“The political dimensions of the dispute between India and Pakistan have long been centre-stage, but this is not a conflict frozen in time. It is a conflict that has robbed millions of their basic human rights, and continues to this day to inflict untold suffering,” said UN High Commissioner for Human Rights Zeid Ra’ad Al Hussein.
“This is why any resolution of the political situation in Kashmir must entail a commitment to end the cycles of violence and ensure accountability for past and current violations and abuses by all parties, and provide redress for victims,” he said.
“It is also why I will be urging the UN Human Rights Council to consider establishing a commission of inquiry to conduct a comprehensive independent international investigation into allegations of human rights violations in Kashmir,” said Zeid.
Noting the continuing serious tensions in recent weeks, including those stemming from a series of incidents in Srinagar, he called on Indian security forces to exercise maximum restraint, and strictly abide by international standards governing the use of force when dealing with future protests, including ones that could well occur this coming weekend.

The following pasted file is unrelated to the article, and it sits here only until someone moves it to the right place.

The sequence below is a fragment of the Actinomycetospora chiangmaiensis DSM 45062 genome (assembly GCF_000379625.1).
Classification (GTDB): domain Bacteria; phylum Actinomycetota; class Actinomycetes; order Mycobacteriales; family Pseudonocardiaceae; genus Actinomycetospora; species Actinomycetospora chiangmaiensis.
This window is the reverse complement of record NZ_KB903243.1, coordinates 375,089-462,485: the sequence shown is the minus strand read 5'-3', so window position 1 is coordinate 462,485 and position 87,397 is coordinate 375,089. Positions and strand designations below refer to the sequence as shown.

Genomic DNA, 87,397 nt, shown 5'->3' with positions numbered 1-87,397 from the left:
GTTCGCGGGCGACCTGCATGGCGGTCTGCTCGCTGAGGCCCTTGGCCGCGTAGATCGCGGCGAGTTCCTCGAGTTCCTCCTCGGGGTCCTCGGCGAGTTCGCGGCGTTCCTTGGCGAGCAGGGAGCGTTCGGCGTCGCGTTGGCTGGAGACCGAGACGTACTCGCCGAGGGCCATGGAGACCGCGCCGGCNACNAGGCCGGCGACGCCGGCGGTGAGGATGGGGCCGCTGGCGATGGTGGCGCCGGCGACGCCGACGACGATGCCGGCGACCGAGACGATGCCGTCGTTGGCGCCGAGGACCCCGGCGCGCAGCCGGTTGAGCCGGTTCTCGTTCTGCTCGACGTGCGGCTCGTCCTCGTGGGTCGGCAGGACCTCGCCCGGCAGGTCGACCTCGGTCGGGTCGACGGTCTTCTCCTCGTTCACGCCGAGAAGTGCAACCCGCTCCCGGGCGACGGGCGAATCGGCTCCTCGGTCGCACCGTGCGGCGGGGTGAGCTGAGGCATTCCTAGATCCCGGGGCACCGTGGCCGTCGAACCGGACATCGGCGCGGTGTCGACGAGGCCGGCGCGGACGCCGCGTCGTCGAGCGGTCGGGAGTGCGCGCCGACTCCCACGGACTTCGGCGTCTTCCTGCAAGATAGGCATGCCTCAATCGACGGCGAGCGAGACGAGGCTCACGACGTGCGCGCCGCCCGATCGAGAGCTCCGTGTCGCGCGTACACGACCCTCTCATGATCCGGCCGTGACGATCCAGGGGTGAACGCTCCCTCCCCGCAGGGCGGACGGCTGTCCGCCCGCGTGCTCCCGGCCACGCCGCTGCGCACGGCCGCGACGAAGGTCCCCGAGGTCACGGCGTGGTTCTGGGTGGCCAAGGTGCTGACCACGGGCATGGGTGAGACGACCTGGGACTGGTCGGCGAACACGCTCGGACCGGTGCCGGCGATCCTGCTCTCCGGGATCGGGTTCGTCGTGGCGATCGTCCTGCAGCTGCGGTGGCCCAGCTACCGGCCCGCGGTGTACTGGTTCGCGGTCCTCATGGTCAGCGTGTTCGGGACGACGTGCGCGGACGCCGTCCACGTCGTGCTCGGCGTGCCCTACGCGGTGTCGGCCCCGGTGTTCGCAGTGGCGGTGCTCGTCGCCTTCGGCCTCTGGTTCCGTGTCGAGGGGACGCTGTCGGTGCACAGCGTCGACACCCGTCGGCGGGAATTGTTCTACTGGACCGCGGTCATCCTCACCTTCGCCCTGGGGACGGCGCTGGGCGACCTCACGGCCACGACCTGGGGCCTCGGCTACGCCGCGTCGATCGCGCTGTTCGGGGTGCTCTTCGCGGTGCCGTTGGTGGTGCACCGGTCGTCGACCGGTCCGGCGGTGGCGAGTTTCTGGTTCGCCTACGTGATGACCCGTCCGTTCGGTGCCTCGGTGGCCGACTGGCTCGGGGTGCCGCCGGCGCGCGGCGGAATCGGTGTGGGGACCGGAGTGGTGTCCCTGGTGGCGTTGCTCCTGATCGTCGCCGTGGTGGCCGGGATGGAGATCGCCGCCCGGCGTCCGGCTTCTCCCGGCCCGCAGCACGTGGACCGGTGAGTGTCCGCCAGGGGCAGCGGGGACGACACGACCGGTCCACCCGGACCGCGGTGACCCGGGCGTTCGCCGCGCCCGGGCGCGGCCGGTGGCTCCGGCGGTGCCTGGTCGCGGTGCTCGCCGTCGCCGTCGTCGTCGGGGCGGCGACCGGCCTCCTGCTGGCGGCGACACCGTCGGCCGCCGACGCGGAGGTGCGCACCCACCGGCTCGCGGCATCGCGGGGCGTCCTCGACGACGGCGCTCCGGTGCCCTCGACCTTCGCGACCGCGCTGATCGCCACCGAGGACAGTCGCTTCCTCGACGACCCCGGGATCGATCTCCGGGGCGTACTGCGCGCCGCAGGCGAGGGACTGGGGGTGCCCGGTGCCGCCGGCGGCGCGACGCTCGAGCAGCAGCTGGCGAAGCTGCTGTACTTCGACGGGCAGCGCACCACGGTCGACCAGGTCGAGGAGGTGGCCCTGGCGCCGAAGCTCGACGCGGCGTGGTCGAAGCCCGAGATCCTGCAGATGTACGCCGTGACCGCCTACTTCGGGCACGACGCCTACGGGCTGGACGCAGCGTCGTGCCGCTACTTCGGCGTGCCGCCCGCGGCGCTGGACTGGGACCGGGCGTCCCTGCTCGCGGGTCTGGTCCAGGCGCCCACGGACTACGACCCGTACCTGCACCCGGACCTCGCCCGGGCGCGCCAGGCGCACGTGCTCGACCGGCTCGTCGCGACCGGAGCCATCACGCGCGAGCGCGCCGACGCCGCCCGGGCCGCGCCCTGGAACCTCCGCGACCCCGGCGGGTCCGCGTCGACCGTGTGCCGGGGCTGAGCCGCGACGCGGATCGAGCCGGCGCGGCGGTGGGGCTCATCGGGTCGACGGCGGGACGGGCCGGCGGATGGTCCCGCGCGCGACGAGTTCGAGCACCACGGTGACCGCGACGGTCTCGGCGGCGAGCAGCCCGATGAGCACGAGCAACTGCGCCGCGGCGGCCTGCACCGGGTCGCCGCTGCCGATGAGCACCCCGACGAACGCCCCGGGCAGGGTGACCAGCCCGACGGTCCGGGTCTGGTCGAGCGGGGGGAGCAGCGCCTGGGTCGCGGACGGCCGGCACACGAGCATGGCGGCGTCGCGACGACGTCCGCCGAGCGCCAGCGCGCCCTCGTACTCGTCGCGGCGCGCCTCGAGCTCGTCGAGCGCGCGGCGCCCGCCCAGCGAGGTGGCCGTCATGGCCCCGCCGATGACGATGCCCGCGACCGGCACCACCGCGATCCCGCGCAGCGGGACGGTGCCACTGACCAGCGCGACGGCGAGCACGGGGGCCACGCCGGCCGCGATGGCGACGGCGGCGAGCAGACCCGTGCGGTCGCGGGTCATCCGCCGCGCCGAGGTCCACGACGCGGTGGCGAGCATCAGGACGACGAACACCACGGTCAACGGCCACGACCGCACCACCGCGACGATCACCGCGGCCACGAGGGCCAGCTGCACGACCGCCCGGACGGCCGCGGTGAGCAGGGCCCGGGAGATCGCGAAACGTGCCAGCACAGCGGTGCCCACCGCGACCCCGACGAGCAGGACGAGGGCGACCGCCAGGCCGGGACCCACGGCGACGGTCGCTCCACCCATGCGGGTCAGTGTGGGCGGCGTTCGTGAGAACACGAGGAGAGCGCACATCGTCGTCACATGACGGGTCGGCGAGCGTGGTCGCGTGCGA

“It is essential the Indian authorities take immediate and effective steps to avoid a repetition of the numerous examples of excessive use of force by security forces in Kashmir,” Zeid said.
The UN Human Rights Office – which, despite repeated requests to both India and Pakistan over the past two years, has not been given unconditional access to either side of the Line of Control – undertook remote monitoring to produce the report, which covers both Indian-Administered Kashmir and Pakistan-Administered Kashmir.
The main focus of the report is the human rights situation in the Indian state of Jammu and Kashmir from July 2016 – when large and unprecedented demonstrations erupted after Indian security forces killed the leader of an armed group – to April 2018.